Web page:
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Finally, the Groomer is Essential


I was getting very jealous when I started to see other dogs on Facebook posting their after-grooming pictures last week, so we called our groomer, thinking she might have a recorded message letting us know when she might be back in business. Instead, she answered the phone and told us that she had received the okay from the local fire department to re-open, on a limited basis, and she could give us an appointment in a few days. I continued my constant watch on Cricket’s mats, and sneak attacks with the comb and scissors, until Grooming day finally arrived.


“I looked fine, Mommy. I liked the way none of the hair on my face could move in the wind.”


Ellie, on the other hand, was ready for a trim.

We handed the dogs off to the groomer in her parking lot – me on one side of the fence, wearing my red face mask and blue-alien-skin gloves, and the groomer on her side of the fence. The girls know the groomer well, so they were (mostly) okay about going with her. I, on the other hand, had to go home to a dog-less apartment. The echoing silence was so exhausting that I slept for most of the time they were gone.

The pick-up was basically the same in reverse, tossing the leashes over the fence in exchange for an envelope full of money. I was worried that we’d have to pay double for Cricket, given the state of her hair, but we paid the same price as usual. The girls jumped into the car as if they were fleeing the scene of a crime and then Cricket climbed onto my lap in the passenger seat, and then behind my neck, leaving a cloud of white hair in the air and all over my clothes.


“Oh, the shame.”


Poor little Cricket has had her worst fears realized. The groomer had to shave her really, really close to the skin; she’s not pink, but the film of white hair barely covers her nakedness. Miss Ellie, on the other hand, looks fine. I tried to explain the situation to Cricket – that because Ellie let me brush her hair and cut out her occasional mats, she didn’t have to be shaved down to the nubs. But Cricket couldn’t hear me. It’s possible that she still has hair in her ears, because only the vet has the courage to pull out that stubborn hair and risk murder and mayhem, but more likely Cricket just doesn’t want to hear what I have to say. She has very good selective hearing skills. She can even hear things that aren’t there.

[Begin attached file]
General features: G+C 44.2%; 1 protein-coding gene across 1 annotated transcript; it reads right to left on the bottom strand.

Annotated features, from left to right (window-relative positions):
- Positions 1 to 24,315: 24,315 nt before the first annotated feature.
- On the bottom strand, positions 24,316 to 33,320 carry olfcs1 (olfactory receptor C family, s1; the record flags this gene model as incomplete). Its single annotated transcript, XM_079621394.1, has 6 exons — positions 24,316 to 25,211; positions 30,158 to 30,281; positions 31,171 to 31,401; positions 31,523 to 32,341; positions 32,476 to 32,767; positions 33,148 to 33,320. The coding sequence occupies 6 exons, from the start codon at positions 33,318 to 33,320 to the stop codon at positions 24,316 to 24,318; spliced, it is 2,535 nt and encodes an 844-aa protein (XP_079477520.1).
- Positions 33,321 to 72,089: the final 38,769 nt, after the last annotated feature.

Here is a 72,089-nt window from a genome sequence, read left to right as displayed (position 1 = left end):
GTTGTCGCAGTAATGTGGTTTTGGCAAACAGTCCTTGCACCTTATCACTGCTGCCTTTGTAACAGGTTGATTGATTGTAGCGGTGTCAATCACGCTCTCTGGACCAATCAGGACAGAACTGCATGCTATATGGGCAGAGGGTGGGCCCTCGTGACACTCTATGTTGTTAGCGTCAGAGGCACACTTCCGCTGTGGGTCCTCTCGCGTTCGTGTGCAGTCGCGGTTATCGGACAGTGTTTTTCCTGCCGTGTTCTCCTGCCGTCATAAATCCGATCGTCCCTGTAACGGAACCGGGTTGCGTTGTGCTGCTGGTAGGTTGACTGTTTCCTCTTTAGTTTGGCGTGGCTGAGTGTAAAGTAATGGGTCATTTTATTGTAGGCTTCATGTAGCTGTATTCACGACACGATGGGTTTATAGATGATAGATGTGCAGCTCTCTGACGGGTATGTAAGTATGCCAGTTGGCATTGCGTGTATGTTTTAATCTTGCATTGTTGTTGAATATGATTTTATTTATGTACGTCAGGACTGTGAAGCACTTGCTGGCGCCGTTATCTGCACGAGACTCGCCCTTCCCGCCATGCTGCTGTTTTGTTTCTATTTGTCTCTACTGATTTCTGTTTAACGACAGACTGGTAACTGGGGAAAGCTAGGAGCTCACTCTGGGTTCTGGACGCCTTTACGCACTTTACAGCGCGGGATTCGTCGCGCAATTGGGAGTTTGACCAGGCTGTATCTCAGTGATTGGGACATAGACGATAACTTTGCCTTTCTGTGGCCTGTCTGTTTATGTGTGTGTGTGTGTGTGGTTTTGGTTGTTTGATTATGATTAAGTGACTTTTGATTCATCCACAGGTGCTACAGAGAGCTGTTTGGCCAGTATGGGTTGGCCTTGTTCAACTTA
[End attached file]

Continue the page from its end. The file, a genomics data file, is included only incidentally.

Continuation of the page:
“Can you see what they did to me?!!!!!”

Both dogs were starving when they got home, as if they were trying to fill up the empty space where their hair used to be. But then they were exhausted and slept through most of the afternoon and evening, barely noticing my Zoom meetings and only waking up to beg for more food and walks.



“I could eat.”

To cap off grooming day, we watched a segment of Stephen Colbert’s show where one of his producers let his ten year old son give him a haircut. First, the boy clipped off clumps of his father’s hair with what looked like kitchen shears, and then he moved on to the clippers. The Dad/producer ended up looking like a plucked chicken; kind of like Cricket, though she has slightly more hair left on her head than he did. Unfortunately, I can already see tiny mats trying to form in Cricket’s hair, so maybe she would have been better off if she’d been completely plucked.

I feel better now that Cricket doesn’t have any more mats on her face and belly, clumped with goop and food, breeding who knows what kinds of infections. Cricket, on the other hand, still believes that she was fine the way she was; and she’s sticking to it.


“Harrumph, Mommy. Harrumph.”

If you haven’t had a chance yet, please check out my Young Adult novel, Yeshiva Girl, on Amazon. And if you feel called to write a review of the book, on Amazon, or anywhere else, I’d be honored.

Yeshiva Girl is about a Jewish teenager on Long Island, named Isabel, though her father calls her Jezebel. Her father has been accused of inappropriate sexual behavior with one of his students, which he denies, but Izzy implicitly believes it’s true. As a result of his problems, her father sends her to a co-ed Orthodox yeshiva for tenth grade, out of the blue, and Izzy and her mother can’t figure out how to prevent it. At Yeshiva, though, Izzy finds that religious people are much more complicated than she had expected. Some, like her father, may use religion as a place to hide, but others search for and find comfort, and community, and even enlightenment. The question is, what will Izzy find?